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Contact(s): Dray Carl, DNR fisheries biologist, 715-779-0197
May 29, 2019

ASHLAND, Wis. -- When anglers think of fishing the big water of Lake Superior, walleye is rarely the first species that comes to their minds. However, a recent Wisconsin Department of Natural Resources walleye assessment in Chequamegon Bay showed bountiful numbers of walleye along the Ashland shoreline this spring, all ready to fill the livewells of lucky anglers.

Four fyke nets were deployed along the Ashland shoreline on April 27 to target spawning walleye as part of the department's monitoring efforts.

Pot-end of a fyke net along the Ashland shoreline of Chequamegon Bay, Lake Superior is full of more than 250 mature walleyes. - Photo credit: DNR fisheries technician Randy Besonen
Pot-end of a fyke net along the Ashland shoreline of Chequamegon Bay, Lake Superior is full of more than 250 mature walleyes.Photo credit: DNR fisheries technician Randy Besonen

"The first day of lifting showed the abundance of walleye near Ashland and demonstrates that our management is producing an abundant walleye population," according to Dray Carl, DNR fisheries biologist.

Out of the four nets on that first day, 905 walleye were captured, processed, and released back into the water. Carl indicated that during the 8-day assessment 3,560 walleye were sampled, and the nets contained a large number of female walleye between 19 and 22 inches. The largest walleye captured was a 31.9-inch female.

Each walleye was measured and given a unique numbered yellow tag. In addition, a dorsal spine was taken from a subsample of fish to obtain age estimates.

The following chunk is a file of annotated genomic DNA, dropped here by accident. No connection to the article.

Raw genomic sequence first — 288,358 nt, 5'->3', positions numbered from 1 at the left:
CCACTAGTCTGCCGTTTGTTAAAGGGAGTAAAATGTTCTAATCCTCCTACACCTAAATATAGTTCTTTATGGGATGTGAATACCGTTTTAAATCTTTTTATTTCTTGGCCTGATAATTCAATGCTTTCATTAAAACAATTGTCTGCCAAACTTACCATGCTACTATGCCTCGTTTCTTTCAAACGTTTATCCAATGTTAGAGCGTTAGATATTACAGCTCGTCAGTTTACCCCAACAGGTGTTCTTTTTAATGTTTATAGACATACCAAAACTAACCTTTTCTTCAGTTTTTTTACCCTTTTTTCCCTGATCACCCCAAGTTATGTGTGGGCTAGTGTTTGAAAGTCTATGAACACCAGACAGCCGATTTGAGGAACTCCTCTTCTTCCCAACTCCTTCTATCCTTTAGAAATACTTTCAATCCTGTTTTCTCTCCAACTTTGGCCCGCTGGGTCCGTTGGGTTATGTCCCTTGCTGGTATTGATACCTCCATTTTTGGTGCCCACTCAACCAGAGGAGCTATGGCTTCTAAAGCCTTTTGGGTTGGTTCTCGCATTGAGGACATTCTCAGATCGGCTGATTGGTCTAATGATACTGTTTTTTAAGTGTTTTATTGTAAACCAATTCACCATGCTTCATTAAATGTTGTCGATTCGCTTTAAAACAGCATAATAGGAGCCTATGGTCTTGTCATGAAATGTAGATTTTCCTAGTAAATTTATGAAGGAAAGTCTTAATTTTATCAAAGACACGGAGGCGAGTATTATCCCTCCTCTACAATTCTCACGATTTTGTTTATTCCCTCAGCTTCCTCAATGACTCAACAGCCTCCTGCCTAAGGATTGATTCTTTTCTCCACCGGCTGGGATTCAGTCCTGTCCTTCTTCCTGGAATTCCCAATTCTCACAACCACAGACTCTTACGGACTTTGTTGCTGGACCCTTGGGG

"The yellow floy tag placed just below the dorsal fin will allow us to gather information on walleye growth and mortality rates, which will increase our information on this important fishery in the Bay," Carl said.

"Anglers can further help improve our management by taking the time to contact the Bayfield Fisheries Office at 715-779-5051 with information including the tag color and letter-number combination, species, date, relative location, and whether the fish was harvested," Carl said.

This information will be used to aid management of Lake Superior fisheries, and in return, anglers will receive all information that the department has collected about that tagged fish. Also, anglers are asked to leave the tag in the fish that are released.

The regulations for walleye in Chequamegon Bay include a daily bag limit of 5 with a minimum length limit of 15 inches with only one over 20 inches.
Last Revised: Wednesday, May 29, 2019

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